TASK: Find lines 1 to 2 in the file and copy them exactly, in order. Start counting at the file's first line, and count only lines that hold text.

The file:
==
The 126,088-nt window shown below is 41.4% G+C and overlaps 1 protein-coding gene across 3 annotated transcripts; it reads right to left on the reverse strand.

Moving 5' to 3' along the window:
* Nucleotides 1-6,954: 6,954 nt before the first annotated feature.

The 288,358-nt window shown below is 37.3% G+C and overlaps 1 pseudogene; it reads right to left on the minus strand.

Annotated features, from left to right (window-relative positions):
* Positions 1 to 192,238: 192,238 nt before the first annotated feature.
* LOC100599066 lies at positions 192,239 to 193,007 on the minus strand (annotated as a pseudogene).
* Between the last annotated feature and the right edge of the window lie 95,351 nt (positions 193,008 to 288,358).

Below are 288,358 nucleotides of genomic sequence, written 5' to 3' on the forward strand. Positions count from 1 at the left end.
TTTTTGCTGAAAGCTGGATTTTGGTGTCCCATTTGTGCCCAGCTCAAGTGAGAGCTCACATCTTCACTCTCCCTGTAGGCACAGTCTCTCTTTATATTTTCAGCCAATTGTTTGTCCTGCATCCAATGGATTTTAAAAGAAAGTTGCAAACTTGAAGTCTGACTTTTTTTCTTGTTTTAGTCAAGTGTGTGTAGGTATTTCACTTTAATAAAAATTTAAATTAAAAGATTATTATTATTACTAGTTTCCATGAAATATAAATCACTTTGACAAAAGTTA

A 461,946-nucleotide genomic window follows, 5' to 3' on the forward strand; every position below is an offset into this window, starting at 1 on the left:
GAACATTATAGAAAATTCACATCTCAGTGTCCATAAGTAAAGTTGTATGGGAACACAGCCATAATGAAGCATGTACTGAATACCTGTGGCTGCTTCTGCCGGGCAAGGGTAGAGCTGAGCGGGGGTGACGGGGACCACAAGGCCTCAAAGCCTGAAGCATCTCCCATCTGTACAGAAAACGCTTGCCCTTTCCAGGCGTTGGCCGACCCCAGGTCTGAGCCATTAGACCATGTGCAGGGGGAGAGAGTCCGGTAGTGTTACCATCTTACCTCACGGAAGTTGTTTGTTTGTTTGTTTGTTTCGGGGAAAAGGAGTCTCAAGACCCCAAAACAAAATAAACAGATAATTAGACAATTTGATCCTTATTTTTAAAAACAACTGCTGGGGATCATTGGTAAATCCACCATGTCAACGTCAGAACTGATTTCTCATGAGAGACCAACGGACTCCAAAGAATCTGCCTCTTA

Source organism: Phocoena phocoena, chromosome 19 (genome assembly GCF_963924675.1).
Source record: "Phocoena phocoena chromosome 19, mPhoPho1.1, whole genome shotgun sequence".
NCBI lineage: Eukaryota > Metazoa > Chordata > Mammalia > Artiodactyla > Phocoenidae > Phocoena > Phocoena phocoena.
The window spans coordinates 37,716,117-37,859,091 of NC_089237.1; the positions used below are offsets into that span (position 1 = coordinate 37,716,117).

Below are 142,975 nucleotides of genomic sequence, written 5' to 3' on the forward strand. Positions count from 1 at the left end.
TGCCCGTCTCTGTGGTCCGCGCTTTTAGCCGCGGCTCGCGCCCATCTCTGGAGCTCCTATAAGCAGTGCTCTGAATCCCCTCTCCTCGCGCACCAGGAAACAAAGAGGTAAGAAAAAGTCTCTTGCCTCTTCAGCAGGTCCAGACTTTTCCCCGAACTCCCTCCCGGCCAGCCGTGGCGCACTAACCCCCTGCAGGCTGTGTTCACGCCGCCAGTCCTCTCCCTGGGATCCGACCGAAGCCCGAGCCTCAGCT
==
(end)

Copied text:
The 126,088-nt window shown below is 41.4% G+C and overlaps 1 protein-coding gene across 3 annotated transcripts; it reads right to left on the reverse strand.

Moving 5' to 3' along the window: